It emerged on Wednesday that the workers of the Public Medicine Manufacturing Company in Al-Samarra had staged a demonstration last week to protest against the way the Interior Ministry’s order enforcement units were treating the company’s employees.

Iraqi puppet forces stormed the company’s headquarters after an explosive device had gone off in the street in front of the building.

They opened fire on the employees’ cars and smashed their windshields and the company’s windows and destroyed the computers and telecommunications equipment.

They evacuated the company’s employees, including the engineers and technicians, to the front yard and forced them to kneel down on the ground while keeping the factory’s engines running without monitoring for a long time.

Also on Wednesday, 29 June, Al-Sharqiyah TV channel vowed to ‘remain steadfast in its independent patriotic position and to adhere to its own identity, which represents the Iraqi people’s aspirations for freedom’.

Al-Sharqiyah demanded an apology from the US occupying forces and called for starting an urgent and immediate investigation to determine the responsibility for the killing of its producer Ahmad Wa’il al-Bakri and to see that justice is done.

Al-Sharqiyah described the deceased as a martyr for the sake of freedom and an example of the sacrifices, which the innocent Iraqi people make every day in the light of the security deterioration in the country.

Ahmed Wa’il Bakri was buried Wednesday by family and friends amid anger and high emotions after his killing on Tuesday last week by the US occupation forces.

US convoys usually display warnings telling drivers to keep at least 100 metres away, fearing suicide attacks.

‘The Americans just do not care, this happens all the time,’ said an angry mourner at the funeral.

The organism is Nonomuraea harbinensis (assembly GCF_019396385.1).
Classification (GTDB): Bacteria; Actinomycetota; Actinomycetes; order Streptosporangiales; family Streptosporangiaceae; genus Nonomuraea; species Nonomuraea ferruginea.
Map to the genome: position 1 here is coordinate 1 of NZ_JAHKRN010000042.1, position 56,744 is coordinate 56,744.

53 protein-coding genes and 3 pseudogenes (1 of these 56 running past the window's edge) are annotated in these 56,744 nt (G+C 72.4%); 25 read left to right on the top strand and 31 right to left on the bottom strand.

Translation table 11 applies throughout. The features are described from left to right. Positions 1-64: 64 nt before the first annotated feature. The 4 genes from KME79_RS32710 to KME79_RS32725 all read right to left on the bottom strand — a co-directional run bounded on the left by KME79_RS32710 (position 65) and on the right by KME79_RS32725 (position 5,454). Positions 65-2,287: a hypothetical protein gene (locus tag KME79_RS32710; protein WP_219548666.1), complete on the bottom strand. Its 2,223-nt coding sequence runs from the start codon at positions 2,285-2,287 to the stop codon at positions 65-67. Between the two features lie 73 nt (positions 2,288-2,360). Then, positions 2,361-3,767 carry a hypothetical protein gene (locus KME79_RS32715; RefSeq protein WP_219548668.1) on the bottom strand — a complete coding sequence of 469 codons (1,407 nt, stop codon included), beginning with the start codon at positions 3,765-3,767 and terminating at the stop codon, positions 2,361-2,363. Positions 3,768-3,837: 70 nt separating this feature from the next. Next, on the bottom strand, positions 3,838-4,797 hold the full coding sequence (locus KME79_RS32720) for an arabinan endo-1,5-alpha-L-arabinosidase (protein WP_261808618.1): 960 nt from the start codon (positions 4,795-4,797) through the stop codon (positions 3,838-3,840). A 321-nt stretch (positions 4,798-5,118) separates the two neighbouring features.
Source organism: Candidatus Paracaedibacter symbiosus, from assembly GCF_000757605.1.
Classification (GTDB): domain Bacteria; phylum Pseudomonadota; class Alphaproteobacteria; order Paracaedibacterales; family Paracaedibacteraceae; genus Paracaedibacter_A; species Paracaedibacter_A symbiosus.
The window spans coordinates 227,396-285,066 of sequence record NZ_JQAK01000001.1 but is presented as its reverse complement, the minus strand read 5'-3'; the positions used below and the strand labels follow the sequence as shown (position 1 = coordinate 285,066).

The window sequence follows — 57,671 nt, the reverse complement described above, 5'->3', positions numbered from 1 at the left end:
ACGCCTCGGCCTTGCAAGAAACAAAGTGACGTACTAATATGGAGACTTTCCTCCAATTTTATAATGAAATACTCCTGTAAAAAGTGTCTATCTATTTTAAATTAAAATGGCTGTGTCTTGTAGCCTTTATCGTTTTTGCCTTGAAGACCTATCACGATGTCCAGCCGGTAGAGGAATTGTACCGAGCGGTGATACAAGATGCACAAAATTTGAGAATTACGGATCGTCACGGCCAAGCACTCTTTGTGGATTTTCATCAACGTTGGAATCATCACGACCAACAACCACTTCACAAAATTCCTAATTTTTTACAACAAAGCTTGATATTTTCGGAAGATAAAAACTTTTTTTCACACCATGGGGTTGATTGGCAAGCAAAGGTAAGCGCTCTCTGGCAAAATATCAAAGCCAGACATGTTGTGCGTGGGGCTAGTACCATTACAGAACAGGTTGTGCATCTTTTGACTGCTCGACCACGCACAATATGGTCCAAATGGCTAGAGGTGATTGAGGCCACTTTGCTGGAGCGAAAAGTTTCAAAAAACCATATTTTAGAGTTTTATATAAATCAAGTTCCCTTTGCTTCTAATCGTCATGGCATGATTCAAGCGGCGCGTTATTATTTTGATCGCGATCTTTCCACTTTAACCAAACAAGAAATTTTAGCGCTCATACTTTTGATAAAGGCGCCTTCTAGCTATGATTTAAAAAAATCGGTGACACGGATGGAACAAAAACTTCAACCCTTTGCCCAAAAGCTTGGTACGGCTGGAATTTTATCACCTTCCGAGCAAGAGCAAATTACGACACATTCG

In an unusual move after the killing, the US embassy in Baghdad issued a statement of condolences to the family and his employer, the private Sharqiyah TV.

The statement said: ‘We were deeply saddened and hurt by Mr Wa’il al-Bakri’s death and as is the case with incidents of unintentional killing, the investigation is ongoing and we are trying our best to find out the details of the accident’

The apology was not accepted by the family during the funeral, and this was accompanied by women’s screams and shots fired into the air by angry Iraqi mourners.

Meanwhile, in an operation by the Iraqi resistance at dawn Wednesday, two people were wounded in an RPG (rocket-propelled grenade) attack against the headquarters of Al-Muthanna Governorate in southern Iraq.

Local police said that the attack inflicted material damage on the building and nearby shops.

The Japanese Defence Ministry, whose troops are located there, claimed that the Japanese soldiers were not the target of these attacks and none of them was hurt.

The attack came hours after the death of a demonstrator and the injury of eleven others after the local police opened fire on some 2,000 unemployed people who were demonstrating in front of the governorate headquarters against the governor’s failure to issue decisions to employ them although a ministerial decision was issued in this regard two months ago.